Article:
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Boost Your Child's Self-Esteem

Boost Your Child

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Updated on Dec 28, 2010

 If only you could read The Little Engine That Could to your child and he would miraculously adopt a positive, confident sense of self. But although self-esteem is one of the most important ingredients for a happy, successful life, we're not born with it and there's no magic pill to get it. We learn it, and you as a parent are a key factor in the process.

It's a daunting task, but follow in the tracks of that lovable locomotive—don't give up! Here's a few ideas to keep in your lock box when you feel like junior needs a boost in the self-esteem department:

  • Be positive with your child. Try to focus on what they do right, not what they do wrong. Be precise and detailed with your praise. Instead of “great job!” or “well done!” try to find the exact description of why you’re so proud. Say, “You’re playing so nicely with your brother!” or “You tried hard to fix that truck!”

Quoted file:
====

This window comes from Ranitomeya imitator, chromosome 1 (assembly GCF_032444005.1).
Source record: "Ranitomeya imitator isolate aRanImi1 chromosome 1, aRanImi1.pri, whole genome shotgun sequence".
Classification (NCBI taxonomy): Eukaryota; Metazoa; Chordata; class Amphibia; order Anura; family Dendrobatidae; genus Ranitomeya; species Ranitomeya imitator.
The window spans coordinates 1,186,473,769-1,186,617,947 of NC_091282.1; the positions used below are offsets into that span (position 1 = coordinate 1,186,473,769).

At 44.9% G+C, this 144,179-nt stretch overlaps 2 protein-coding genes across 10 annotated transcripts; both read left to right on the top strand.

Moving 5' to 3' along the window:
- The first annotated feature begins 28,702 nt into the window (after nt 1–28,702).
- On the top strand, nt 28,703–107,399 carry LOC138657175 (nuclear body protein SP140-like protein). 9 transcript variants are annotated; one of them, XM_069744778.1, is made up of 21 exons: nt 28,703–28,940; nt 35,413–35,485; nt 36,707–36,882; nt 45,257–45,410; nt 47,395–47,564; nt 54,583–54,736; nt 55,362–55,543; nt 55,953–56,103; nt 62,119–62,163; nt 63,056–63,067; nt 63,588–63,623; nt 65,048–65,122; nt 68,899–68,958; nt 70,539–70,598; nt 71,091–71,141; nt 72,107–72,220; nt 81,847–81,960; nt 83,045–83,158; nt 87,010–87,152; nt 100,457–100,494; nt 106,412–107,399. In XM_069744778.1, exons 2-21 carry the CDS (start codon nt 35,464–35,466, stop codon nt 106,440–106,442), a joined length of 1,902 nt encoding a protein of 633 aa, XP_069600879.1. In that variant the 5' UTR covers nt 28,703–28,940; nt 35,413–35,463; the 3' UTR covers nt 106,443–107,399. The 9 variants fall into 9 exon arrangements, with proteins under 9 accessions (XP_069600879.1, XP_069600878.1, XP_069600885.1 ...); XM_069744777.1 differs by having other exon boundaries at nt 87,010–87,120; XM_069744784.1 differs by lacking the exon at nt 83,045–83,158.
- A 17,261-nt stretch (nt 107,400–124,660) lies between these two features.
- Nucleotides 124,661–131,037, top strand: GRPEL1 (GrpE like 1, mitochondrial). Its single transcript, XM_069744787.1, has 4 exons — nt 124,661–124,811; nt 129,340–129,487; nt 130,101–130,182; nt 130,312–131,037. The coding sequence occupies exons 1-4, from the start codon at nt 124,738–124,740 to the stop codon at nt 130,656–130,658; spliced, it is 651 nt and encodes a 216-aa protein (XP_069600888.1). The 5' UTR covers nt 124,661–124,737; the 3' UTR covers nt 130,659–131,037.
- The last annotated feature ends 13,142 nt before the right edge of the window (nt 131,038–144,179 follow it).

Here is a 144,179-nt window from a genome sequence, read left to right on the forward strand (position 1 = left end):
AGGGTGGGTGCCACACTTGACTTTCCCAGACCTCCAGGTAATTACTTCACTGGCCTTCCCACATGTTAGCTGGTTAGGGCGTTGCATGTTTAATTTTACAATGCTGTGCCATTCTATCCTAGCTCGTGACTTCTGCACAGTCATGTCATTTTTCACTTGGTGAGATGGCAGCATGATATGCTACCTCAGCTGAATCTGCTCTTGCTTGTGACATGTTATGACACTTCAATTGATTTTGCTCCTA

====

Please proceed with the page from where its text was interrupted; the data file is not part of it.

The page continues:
• Find things your child likes to do. If you notice your son is down on himself during soccer, but seems to relish doing crafts at home, sign him up for an arts class. Put him in situations or experiences that don’t set him up to fail.
  • Give your child responsibilities (but not out of the realm of his development). The more your child feels a sense of accomplishment, the more self-confidence he’ll have. Let him crack the egg into the bowl for the pancakes, or let him try to fold his own laundry. If he successfully accomplishes small tasks, he’ll take greater risks in trying others. Also, encourage your child to judge himself. Ask him how it made him feel when he tied his shoes all by himself. Help him understand that accomplishing a task feels good.
  • Spend time with your child. It’s a simple act, but it goes a long way in making him feel special and worthy. When you’re together, try to give him your full attention.

Remember to manage your expectations. Make sure they’re not unreasonable, based on your child’s development and personality. Sometimes the higher the standard we hold them to, the more they think they will fail. If you’re thoughtful and measured in the challenges you present your child, he will automatically switch on that voice inside that says, “I think I can.”

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